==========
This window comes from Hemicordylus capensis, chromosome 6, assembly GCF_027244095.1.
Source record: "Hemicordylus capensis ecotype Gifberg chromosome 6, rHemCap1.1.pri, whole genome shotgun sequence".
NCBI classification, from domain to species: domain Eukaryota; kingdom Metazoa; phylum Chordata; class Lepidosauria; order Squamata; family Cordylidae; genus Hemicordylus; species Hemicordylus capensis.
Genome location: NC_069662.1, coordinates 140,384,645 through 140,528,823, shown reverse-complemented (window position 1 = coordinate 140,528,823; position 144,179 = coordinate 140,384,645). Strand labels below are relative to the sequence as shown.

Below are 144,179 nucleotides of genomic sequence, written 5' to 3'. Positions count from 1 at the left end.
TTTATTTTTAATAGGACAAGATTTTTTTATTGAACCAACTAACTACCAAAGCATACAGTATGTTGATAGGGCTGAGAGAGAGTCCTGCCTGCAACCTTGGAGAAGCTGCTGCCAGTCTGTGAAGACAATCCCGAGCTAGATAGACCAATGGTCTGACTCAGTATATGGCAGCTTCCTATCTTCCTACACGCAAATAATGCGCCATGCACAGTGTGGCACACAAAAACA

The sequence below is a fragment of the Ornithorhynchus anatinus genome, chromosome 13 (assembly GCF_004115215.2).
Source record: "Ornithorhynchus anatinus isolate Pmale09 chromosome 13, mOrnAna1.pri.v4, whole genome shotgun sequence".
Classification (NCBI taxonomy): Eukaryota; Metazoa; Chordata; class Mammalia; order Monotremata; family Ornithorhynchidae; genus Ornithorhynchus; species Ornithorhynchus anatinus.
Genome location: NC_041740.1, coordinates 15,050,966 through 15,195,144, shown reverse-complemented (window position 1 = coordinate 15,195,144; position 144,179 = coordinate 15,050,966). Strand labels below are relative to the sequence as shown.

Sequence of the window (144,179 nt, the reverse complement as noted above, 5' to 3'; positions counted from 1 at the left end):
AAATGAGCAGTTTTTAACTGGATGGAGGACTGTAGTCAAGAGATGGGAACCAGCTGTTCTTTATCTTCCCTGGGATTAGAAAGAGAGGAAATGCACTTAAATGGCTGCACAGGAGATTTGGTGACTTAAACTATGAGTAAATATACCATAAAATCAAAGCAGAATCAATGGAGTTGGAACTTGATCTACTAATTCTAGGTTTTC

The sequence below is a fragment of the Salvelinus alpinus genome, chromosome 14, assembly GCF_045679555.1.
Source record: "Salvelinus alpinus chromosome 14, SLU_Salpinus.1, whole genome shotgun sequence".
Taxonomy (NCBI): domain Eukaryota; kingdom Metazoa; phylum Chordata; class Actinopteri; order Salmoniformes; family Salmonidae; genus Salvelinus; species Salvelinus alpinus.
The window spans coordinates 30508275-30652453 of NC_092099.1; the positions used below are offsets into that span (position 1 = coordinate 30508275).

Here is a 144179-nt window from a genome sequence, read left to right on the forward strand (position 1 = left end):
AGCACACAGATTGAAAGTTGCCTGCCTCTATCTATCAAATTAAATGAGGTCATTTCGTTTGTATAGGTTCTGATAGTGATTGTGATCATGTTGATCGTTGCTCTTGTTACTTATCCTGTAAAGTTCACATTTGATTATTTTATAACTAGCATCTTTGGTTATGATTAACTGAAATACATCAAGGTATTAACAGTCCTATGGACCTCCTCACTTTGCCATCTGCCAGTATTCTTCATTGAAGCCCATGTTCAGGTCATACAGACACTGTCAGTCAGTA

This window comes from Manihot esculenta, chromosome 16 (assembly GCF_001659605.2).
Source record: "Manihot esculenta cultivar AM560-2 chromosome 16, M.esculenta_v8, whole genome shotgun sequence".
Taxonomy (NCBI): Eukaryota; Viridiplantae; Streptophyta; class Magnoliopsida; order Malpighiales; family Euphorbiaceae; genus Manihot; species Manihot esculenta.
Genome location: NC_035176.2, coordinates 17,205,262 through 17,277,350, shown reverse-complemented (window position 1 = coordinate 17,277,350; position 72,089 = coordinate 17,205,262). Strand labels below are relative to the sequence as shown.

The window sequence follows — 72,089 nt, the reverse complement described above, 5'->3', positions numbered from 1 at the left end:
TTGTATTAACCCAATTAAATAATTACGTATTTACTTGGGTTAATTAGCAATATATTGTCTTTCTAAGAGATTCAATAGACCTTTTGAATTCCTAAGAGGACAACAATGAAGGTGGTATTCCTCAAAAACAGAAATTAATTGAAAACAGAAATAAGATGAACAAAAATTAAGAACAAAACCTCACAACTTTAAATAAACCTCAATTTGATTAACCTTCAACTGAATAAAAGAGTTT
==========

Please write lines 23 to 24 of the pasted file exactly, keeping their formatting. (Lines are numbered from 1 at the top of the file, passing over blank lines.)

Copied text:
The window sequence follows — 72,089 nt, the reverse complement described above, 5'->3', positions numbered from 1 at the left end:
TTGTATTAACCCAATTAAATAATTACGTATTTACTTGGGTTAATTAGCAATATATTGTCTTTCTAAGAGATTCAATAGACCTTTTGAATTCCTAAGAGGACAACAATGAAGGTGGTATTCCTCAAAAACAGAAATTAATTGAAAACAGAAATAAGATGAACAAAAATTAAGAACAAAACCTCACAACTTTAAATAAACCTCAATTTGATTAACCTTCAACTGAATAAAAGAGTTT